Cincinnati wunderkinds Vacation have spent the last decade crafting catchy pop punk gems, cranked out at a steady pace for fans around the world.
It’s irresistible stuff, but even the most devoted fan has a tough time keeping tabs on the band’s output. Not only does Vacation have about eight or so full-lengths out there with an equal number of singles and EPs, but—counting solo efforts—there are about seven side projects keeping its members busy when they’re not on (cough) vacation.
“I think we’re unique in that we’re impatient,” guitarist John Hoffman says. “I think we move a little quicker than a lot of bands.”
Their latest, still untitled, which the band describes as “grit pop,” will soon hit record shelves, which means Vacation hits the road. This month brings them to The Empty Bottle, alongside Texas punk all-stars Radioactivity and Chicago’s own Skip Church.
The sound of Vacation is one of overwhelming fuzz-soaked guitars and earworm-inducing hooks, reflecting the band’s admiration for DIY garage jams and the carefree spirit of basement shows.
“It rips!” Hoffman says of the new album, and points out that this one’s different than the seven that have come before: “It’s the only studio album I think we’ve done start to finish.
“We’ve been shifting toward operating like a studio band,“ he says. “It seems like it all comes in waves.” The band, he says, has slightly stepped back ever-so-slightly from what he calls “poppy” material. “It’s still there,” he assures, “but we’ve all extended our tastes to new places in the past six or seven years.”
Fair enough, for a band that’s been at it for more than a decade.
Vacation was formed back in 2009 by singer-guitarist Jerri Queen; its original lineup included Evan Wolff on bass, with Dylan McCartney on drums and backup vocals. About six years later, Hoffman (an engineer by day who had just recorded the band’s third LP, “Non-Person”) signed up for Vacation.
It was great timing. The band, Hoffman says, was making a “de facto comeback” with the new lineup after waiting on the sidelines while Queen’s other project, Tweens, got a promotional push of their own. “So Vacation felt really energized,” Hoffman continues. “Plus, to me it was a new band with people who were quickly becoming…best friends.”
The fresh energy came in handy with so many tour dates on their plate.
“We were playing a lot of cool shows,” Hoffman says. “We did a full U.S. tour, people were happy to get to see Vacation live again. We toured with bands I think are really cool, like Screaming Females, Tenement, Priests, Todd Killings.”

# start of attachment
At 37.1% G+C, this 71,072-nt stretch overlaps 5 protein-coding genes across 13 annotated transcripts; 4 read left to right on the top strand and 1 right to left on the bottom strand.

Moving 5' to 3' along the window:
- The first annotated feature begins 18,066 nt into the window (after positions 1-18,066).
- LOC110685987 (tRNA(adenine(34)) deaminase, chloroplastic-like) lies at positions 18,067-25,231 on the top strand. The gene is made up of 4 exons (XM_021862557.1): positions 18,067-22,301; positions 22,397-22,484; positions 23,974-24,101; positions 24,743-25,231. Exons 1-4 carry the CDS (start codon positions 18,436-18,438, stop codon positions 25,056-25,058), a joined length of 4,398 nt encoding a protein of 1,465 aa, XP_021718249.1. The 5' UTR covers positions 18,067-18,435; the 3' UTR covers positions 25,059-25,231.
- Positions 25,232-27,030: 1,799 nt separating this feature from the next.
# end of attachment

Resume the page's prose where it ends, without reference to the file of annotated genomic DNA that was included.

And when the tours are over, day jobs for Vacation members tend to align with the band’s general DIY ethos. In Hoffman’s case, he’s made a quick name for himself as an in-demand engineer at home in Cincinnati, working with Queen City neighbors like the grandmaster of funk himself, Bootsy Collins, former Ass Ponys member Chuck Cleaver (and his current outfit Wussy), Kate Wakefield of Lung, Sorry Eric and Flesh Mother. He was also tapped to master archival tracks for a recent compilation of vintage tracks by early Cincinnati punk and no-wave artists.
Still, the road is where Vacation does its best work. After the band’s current string of dates, it will return to Europe for performances on stages both grand and intimate. Fortunately, it’s at home in either setting.
“I want to play to a sweaty basement full of smelly punk kids,” Hoffman says, before adding that, other nights, he gets his kicks staring out at “a sea of unknown faces.”
Perhaps it’s the frequently contrasting venue sizes that have propelled Vacation to carry on, while simultaneously defining and defying the punk rock status quo.
“Punk doesn’t change its expectations (for us) because it’s a reliable homestead,” Hoffman says. “It’s the promise of something bigger.”
February 19, 9:15pm, The Empty Bottle, 1035 North Western, emptybottle.com; $12 / $15 DOS. 21+
Bill Furbee is a freelance journalist whose work has appeared in Cincinnati CityBeat, Detroit Metro Times, No Depression, Ghettoblaster, American Libraries magazine and other publications. He’s also a frequent contributor to Ripley’s Believe It or Not! and a board member of the Cincinnati Music Heritage Foundation, and enjoys repairing pinball machines in his time off.